The Ottawa Jazz Festival has long been a destination point for the luminaries of the jazz world, and the annual fest continues to attract musicians from around the globe.
Along with locals such as Clayton Young and Book of Clay, this major jazz feast attracts groups like the Dainius Pulauskas Group from Lithuania; the fantastic Lina Nyberg Band from Sweden (supported by Music Development and Heritage Sweden); Peter Van Huffel’s Gorilla Mask, a trio from Berlin; and one particularly impressive group from France called the Thomas Enhco Trio.
Made up of 25-year old Thomas Enhco on piano, Chris Jennings on acoustic bass, and Nicolas Charlier on drums, the trio is supported by the French Embassy as well as Alliance Francaise. And no wonder! Composer and leader Thomas Enhco began playing the violin at age 3 and the piano at 6, studying both classical and jazz music in France. He formed his own group when he was 14.
Enhco`s musical genius was evident when he was a prizewinner at the Martial Soler competition, and when he received the Django d`Or 2010 (named after Django Rheinhardt) for “New Talent.” He has composed music for two films, one of which won the FIPA d`Or 2012. He is a talent that is transforming the jazz world, if not the musical world.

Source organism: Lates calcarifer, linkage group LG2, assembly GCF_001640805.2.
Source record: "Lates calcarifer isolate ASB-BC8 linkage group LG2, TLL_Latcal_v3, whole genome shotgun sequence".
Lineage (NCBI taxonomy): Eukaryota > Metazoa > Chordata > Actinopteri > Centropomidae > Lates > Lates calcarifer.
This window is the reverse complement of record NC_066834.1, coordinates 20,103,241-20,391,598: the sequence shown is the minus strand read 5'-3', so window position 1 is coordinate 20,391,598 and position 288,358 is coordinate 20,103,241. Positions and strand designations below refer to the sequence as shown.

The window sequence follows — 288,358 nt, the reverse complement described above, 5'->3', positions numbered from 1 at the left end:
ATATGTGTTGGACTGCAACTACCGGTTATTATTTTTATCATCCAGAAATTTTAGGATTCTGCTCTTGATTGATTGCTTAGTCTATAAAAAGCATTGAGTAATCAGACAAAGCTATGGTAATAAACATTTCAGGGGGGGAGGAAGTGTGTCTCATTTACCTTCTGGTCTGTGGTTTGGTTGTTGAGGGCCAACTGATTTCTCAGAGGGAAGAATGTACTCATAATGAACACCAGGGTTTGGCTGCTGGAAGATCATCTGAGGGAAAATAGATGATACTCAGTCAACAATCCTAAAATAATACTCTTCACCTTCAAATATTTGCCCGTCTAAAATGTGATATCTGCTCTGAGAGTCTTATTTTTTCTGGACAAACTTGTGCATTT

This is the kind of music that may have been welcome at princely get-togethers of the past, such as those Francois 1 hosted at the Chateau de Nieuil in the southwest of France. Louis XIV might have summoned Encho if he had lived in that era.
Encho`s music may be what classical music will sound like years from now. Fans could have heard a pin drop while the trio played his exquisitely beautiful composition inspired by Kinderszenen Op. 15, No. 1- Robert Schumann. “Fireflies” was also a winner, as was “You’re Just a Ghost.”
The only lapse came when Encho asked the audience at the NAC’s Fourth Stage if he should explain his musical works and do the intros in French or in English, and the audience definitely said “Les deux.” Perhaps he did not understand, however, as he did about 98 percent of the talk in French. He also tried a bit of Quebec’s Joual dialect!
It was definitely forgivable for a genius such as Thomas Enhco.
Susan Hallett is an award-winning writer and editor who has written for The Beaver, The Globe & Mail, Wine Tidings and Doctor’s Review among many others. Email: email@example.com